Following an extensive consultation into whether or not to tractors should undertake roadworthiness testing in the UK, the Government decided in September 2017 that tractors would remain exempt from MOT-style testing. This news has been welcomed by those in the farming community, and by Mr Smith who was concerned that their two agricultural tractors would now be subject to testing at additional cost to the farm.
The introduction of roadworthiness testing went to consultation in respect of tractors being used for commercial haulage. Many respondents recommended that testing for tractors used for agriculture should also be contained within those changes. However, the outcome of the consultation has been that testing would only commence for fast tractors being used for the purposes of commercial haulage.
Testing will only apply to vehicles capable of more than 40kmph (approximately 25mph), this being in line with limits contained in EU directives on roadworthiness. The Government found during the consultation that there was no evidence presented that tractors incapable of travelling above 40kmph are routinely involved in commercial haulage.
Further, the 2017 consultation proposed that testing apply to vehicles being driven further than fifteen miles from the base of operation, as that implies a greater risk to road safety. It was felt that the fifteen mile threshold was a reasonable proxy for the point beyond which fast tractors are likely to undertake significant haulage and could reasonably therefore compete with HGVs, but yet allows for agricultural businesses which need to make journeys between two sites accessed by public road(s).
The DfT considered that the distance limits allowed for easier enforcement by the police or the Driver and Vehicle Standards Agency (DVLA) and was more suitable than alternatives such as cumulative use, e.g. distance travelled over a set period of time. It should be noted that if there were to be any enforcement then the burden of proof would be on the vehicle operator to demonstrate that they qualify for the distance based exception.
A farming business such as the Smiths’ should check the vehicles in use and whether these can fall within the definition and exemption of agricultural vehicles, as some of those vehicles may require a different driving license and may be exempt from certain Vehicle Excise Tax. Vehicle driving licences are also categorised by type of vehicle and can vary according to the weight of the vehicle. Whilst most agricultural tractors can be driven on the public highway by anyone has passed a car driving test, it is still worth checking who is driving your vehicles and for what reason. Under special licensing arrangements you are allowed to drive larger vehicles on your farm without holding a large goods vehicle (LGV), for example. If you drive a larger vehicle, the maximum authorised mass, which is made up of the total weight of the vehicle plus the maximum load it can carry, would determine which driving licence entitlement you require.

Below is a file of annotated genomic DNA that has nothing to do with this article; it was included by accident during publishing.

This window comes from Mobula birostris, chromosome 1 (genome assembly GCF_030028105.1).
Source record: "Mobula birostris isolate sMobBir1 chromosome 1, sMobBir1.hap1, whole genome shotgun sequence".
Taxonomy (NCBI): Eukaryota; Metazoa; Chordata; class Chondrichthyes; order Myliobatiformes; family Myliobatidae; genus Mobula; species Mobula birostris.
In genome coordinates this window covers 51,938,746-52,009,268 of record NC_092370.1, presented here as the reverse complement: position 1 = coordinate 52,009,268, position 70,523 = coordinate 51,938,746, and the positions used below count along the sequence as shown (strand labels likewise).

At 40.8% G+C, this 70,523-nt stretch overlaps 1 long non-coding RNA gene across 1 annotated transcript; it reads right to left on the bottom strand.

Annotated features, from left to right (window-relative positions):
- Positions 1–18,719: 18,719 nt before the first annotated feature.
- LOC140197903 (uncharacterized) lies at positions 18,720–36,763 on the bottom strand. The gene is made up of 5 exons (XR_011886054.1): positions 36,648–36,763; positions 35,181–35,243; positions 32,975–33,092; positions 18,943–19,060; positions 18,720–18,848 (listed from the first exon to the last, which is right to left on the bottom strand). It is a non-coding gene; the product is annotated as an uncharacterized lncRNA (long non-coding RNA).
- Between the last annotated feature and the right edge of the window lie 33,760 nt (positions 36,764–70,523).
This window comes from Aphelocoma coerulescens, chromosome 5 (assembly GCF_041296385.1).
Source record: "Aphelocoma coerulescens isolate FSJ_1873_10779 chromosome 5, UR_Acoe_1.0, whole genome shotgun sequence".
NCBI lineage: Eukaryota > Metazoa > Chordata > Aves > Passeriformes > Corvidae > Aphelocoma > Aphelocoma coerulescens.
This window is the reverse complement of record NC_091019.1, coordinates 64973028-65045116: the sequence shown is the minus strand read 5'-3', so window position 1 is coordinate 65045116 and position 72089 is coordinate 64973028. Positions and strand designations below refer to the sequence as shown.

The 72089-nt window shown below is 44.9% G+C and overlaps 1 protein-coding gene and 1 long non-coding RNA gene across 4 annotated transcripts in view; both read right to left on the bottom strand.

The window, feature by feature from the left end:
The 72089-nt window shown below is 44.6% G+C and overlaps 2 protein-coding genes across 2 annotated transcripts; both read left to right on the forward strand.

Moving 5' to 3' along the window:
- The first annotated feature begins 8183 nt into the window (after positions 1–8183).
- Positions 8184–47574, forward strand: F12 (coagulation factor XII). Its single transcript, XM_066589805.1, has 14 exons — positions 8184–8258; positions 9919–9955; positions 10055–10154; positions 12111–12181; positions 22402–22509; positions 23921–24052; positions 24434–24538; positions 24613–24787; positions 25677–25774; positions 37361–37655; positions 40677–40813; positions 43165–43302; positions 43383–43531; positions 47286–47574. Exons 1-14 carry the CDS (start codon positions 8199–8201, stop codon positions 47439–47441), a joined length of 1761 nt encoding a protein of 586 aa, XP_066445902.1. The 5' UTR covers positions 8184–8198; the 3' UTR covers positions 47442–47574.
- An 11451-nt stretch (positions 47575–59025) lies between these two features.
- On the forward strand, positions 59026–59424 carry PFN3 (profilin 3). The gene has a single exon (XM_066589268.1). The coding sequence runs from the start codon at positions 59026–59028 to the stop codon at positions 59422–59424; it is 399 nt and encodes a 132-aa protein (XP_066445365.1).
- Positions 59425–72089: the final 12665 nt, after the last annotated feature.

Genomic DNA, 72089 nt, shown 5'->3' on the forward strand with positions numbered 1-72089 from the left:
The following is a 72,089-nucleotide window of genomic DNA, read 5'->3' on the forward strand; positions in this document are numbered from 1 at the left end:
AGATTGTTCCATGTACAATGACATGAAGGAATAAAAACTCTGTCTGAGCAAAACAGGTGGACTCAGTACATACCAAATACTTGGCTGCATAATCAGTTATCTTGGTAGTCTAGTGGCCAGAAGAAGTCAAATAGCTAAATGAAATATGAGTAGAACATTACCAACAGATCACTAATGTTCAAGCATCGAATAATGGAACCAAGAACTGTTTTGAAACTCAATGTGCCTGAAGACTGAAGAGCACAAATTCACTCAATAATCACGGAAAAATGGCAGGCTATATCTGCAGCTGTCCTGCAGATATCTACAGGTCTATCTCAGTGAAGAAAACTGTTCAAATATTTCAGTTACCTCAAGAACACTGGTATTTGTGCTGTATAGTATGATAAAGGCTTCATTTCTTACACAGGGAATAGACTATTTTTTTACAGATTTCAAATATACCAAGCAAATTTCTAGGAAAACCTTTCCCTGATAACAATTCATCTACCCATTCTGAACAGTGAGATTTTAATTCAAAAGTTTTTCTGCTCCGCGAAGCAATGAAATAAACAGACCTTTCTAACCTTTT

There are further exemptions in place in relation to agricultural material handlers, agricultural engines and agricultural processing vehicles. Again, these can be distance limited and must be only used on public roads when passing between different areas of land occupied by the same farmer.
It can be seen there is a whole mix of regulation to be considered in relation to agricultural vehicles. Farming Associations and specialist agricultural lawyers, such as at Woodfines, will be able to assist in relation to identifying these aspects and may be able to help in liaising with the DVLA in making applications for exemptions. Enforcement and prosecution of farmers is rare, and it is certainly not in the interests of Rural Police Officers to seek to enforce against farmers going about their agricultural activities. However, where there are concerns about road safety or the driving ability of those in operation of large machinery, or where there is any concern of anti-competitive behaviour (i.e. a farmer using its vehicles for the purposes of competing with a local haulier), then this is likely to face some form of enforcement or regulatory action.
This article is taken from our Agriculture Newsletter (Spring/Summer 2018 Edition).